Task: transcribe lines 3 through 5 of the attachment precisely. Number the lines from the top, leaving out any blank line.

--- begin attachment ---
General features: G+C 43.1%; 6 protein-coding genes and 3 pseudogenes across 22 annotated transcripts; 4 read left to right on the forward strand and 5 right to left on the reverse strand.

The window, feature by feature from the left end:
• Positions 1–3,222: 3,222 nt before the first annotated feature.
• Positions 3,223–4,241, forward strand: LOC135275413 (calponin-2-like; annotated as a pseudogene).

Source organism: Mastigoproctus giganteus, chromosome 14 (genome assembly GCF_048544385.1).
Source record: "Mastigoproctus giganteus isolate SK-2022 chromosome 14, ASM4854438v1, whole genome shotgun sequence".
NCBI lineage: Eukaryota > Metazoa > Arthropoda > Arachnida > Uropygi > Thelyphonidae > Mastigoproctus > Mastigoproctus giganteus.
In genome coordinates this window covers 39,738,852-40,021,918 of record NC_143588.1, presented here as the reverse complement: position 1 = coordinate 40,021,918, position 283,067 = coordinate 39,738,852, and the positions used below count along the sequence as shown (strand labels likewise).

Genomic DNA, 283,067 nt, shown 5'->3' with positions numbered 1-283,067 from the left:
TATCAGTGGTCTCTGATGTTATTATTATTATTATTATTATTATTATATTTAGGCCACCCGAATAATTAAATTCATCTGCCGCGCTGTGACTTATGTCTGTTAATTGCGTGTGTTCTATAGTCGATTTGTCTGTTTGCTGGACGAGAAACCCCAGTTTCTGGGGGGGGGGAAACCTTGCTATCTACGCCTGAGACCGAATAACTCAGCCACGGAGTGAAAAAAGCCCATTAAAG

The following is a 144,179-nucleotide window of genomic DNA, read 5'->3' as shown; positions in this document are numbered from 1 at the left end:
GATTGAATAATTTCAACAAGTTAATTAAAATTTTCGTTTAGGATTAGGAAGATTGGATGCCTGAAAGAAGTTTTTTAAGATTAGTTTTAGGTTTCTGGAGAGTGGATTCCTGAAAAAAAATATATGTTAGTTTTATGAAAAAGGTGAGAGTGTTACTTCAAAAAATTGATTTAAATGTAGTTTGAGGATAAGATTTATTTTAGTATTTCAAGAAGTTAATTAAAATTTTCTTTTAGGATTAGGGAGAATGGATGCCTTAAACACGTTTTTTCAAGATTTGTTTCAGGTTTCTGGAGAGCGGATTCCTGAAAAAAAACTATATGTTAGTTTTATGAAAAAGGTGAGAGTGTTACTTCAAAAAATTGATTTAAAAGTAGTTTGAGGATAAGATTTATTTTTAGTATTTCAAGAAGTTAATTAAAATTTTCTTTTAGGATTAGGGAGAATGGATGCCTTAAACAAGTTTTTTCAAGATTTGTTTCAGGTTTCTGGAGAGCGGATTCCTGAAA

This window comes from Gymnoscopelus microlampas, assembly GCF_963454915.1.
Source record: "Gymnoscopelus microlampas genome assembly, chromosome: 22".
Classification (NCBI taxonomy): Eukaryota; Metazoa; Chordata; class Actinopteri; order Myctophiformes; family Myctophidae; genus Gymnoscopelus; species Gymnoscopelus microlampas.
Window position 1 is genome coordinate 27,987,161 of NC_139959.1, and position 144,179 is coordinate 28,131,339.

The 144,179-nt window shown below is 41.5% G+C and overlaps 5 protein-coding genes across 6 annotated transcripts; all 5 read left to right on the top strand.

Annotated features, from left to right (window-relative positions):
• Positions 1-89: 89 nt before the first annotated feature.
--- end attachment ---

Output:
• Positions 1–3,222: 3,222 nt before the first annotated feature.
• Positions 3,223–4,241, forward strand: LOC135275413 (calponin-2-like; annotated as a pseudogene).

Source organism: Mastigoproctus giganteus, chromosome 14 (genome assembly GCF_048544385.1).